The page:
The immune system, on the whole, does a great job of defending us against illness and diseases. When the immune system comes in contact with a pathogen, it releases antibodies, which attach the antigens (molecule that initiates the production of an antibody) to the pathogens (viruses, bacteria, and foreign bodies that cause infection or disease) and kills them. This response triggered by the Immune system is known as the Immune response.
Sometimes, the immune system falls short, and the immune response is weakened. A pathogen invades successfully, and we get sick. Science has shown us that we can intervene in this process and do things that boost our immune system. Getting good quality, restful sleeps is an excellent way to boost the immune system, to help keep ourselves healthy and fight off infections and diseases.
At The Sleepy Company, we're always talking about sleep - and we really couldn't say enough about the importance of good quality, restful sleep. Sleep is essential for our physical and mental health. Lack of adequate sleep weakens our immune system, causing us to be more prone to infections, chronic inflammation, and illnesses, lowers our cognitive and memory function, and can lead to anxiety and depression.
So how much sleep does an adult need? Sleep requirements can vary, but anywhere between 6-10 hours is good enough, provided it is mostly uninterrupted sleep. However, this can be challenging when you have to wake up to tend to your child ever so often in the night. As parents of little ones, you’re understandably sleep deprived. We recommend checking out our article How to Get Back to Sleep After Feeding or Tending to Your Baby? for helpful tips on getting yourself back to sleep from your middle of the night wake-up calls.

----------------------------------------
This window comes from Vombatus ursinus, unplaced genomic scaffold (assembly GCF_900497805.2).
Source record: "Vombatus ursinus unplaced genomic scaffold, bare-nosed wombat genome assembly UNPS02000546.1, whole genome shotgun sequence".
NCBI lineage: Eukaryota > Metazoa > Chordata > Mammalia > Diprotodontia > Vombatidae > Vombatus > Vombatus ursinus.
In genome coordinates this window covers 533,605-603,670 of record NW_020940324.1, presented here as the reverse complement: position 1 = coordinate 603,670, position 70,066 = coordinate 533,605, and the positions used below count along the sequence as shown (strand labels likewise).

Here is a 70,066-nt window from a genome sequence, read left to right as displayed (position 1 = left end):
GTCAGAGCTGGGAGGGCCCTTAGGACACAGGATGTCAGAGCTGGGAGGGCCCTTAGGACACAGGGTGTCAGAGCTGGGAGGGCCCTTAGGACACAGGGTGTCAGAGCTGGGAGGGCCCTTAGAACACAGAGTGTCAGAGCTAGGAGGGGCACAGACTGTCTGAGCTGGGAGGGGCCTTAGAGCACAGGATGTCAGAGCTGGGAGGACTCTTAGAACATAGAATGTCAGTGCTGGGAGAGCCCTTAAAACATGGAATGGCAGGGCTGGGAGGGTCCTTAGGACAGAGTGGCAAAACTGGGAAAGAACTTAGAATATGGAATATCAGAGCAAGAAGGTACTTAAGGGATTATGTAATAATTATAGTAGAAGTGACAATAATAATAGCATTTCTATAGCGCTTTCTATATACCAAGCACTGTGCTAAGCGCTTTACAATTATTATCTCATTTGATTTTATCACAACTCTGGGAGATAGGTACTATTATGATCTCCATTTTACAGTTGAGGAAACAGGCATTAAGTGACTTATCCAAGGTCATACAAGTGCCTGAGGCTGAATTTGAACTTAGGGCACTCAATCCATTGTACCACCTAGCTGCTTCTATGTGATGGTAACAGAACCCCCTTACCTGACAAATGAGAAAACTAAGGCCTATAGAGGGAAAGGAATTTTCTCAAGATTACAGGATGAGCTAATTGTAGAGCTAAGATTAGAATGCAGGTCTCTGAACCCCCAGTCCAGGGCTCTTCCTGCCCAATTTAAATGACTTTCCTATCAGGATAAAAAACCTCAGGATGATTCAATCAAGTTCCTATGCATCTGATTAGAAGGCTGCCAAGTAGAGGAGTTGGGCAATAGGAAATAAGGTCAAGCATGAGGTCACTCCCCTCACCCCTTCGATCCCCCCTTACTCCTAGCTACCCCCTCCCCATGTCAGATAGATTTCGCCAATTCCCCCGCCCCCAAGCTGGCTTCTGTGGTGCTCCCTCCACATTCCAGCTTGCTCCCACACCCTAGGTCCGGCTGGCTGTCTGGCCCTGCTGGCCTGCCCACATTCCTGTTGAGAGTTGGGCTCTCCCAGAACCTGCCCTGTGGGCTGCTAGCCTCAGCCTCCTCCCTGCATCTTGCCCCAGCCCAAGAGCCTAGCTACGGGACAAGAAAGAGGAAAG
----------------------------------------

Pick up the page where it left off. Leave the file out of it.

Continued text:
Getting any amount of good sleep can be tricky when you have kids with ever changing needs, and as parents we often tend to put our own sleep last on the list. Yet, prioritising our sleep has never been more important. We need good, restful sleeps for our mental and physical well-being so that we can wholly be there for our children and the rest of our families who need us.
After you’ve had a sleepless night, try not to stress about it the next morning. A 30 minutes nap during the day can do wonders to reduce your sleep deprivation. We might think a little nap wouldn’t make much a difference to our sleep debt, but studies have shown that when we are dealing with sleep deprivation, our brain compensates by rendering naps more restorative than usual. Hence just one or two 30 minutes nap a day can entirely normalise your stress hormones and the immune system, which were disrupted due to sleep deprivation.
If you can't get yourself to nap, even just resting your eyes is better than nothing. In fact, if you are lying down with your eyes closed, you might even be asleep without realising it! It has been found in numerous studies that subjects who were awakened from the first stage of sleep often denied they were asleep at all. A nap that consists of only first stage sleep may not have significant health and alertness benefits, but it may make you feel less tired. And in the process of resting your eyes if you manage to fall into second stage of sleep - for even for just a few minutes, your nap will have recuperative effects.
For your baby’s sleep, ensure your baby sleeps in a safe baby sleeping bag, and is comfortably warm, not too hot, and not too cold. For toddlers who kick off blankets at night and wake up cold, our sleepsuits are the perfect blanket alternative to keep them sleeping safe and comfortably all night long, without you having to wake up to pull up their blankets for them. Check out our 4-in-1 365 Sleep Bags and X-TEND Sleepsuits which have helped countless babies and kids sleep better, meaning more restful sleeps for you and the whole family.
Wishing you and your family lots of restful sleeps!
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Cohen, S., Doyle, W.J., Alper, C.M., Janicki-Deverts, D., & Turner, R.B. (2009). Sleep habits and susceptibility to the common cold. Archives of Internal Medicine, 169 (1):62-7. https://doi.org/archinternmed.2008.505
Lange, T., Perras, B., Fehm, H. L., & Born, J. (2003). Sleep enhances the human antibody response to hepatitis A vaccination. Psychosomatic Medicine, 65 (5): 831-5. https://doi.org/10.1097/01.psy.0000091382.61178.f1
Spiegel, K., Sheridan, J.F., & Van Cauter, E. (2002). Effect of sleep deprivation on response to immunization. JAMA, 288 (12):1471-72. https://doi.org/10.1001/jama.288.12.1471-a